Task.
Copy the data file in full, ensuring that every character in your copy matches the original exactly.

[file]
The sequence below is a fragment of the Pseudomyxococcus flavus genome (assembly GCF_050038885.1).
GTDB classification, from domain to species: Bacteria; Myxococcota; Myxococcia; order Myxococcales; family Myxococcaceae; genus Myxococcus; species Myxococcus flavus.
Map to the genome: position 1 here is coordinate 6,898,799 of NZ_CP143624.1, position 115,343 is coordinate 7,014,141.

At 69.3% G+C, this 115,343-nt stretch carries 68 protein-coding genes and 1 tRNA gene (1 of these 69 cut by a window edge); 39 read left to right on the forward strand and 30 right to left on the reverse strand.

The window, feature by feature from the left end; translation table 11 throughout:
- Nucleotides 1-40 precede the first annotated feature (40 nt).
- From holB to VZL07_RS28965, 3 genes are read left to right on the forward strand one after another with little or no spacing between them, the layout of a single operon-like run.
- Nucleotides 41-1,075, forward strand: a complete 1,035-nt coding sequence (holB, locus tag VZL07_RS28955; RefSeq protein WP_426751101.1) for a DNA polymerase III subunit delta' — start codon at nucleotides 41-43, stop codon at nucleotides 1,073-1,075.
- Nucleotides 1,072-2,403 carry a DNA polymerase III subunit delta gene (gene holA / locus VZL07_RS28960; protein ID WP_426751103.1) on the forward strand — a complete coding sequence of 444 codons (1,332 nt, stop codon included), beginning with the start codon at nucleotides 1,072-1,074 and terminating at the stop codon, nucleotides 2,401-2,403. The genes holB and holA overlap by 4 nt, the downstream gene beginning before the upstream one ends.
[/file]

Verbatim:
The sequence below is a fragment of the Pseudomyxococcus flavus genome (assembly GCF_050038885.1).
GTDB classification, from domain to species: Bacteria; Myxococcota; Myxococcia; order Myxococcales; family Myxococcaceae; genus Myxococcus; species Myxococcus flavus.
Map to the genome: position 1 here is coordinate 6,898,799 of NZ_CP143624.1, position 115,343 is coordinate 7,014,141.

At 69.3% G+C, this 115,343-nt stretch carries 68 protein-coding genes and 1 tRNA gene (1 of these 69 cut by a window edge); 39 read left to right on the forward strand and 30 right to left on the reverse strand.

The window, feature by feature from the left end; translation table 11 throughout:
- Nucleotides 1-40 precede the first annotated feature (40 nt).
- From holB to VZL07_RS28965, 3 genes are read left to right on the forward strand one after another with little or no spacing between them, the layout of a single operon-like run.
- Nucleotides 41-1,075, forward strand: a complete 1,035-nt coding sequence (holB, locus tag VZL07_RS28955; RefSeq protein WP_426751101.1) for a DNA polymerase III subunit delta' — start codon at nucleotides 41-43, stop codon at nucleotides 1,073-1,075.
- Nucleotides 1,072-2,403 carry a DNA polymerase III subunit delta gene (gene holA / locus VZL07_RS28960; protein ID WP_426751103.1) on the forward strand — a complete coding sequence of 444 codons (1,332 nt, stop codon included), beginning with the start codon at nucleotides 1,072-1,074 and terminating at the stop codon, nucleotides 2,401-2,403. The genes holB and holA overlap by 4 nt, the downstream gene beginning before the upstream one ends.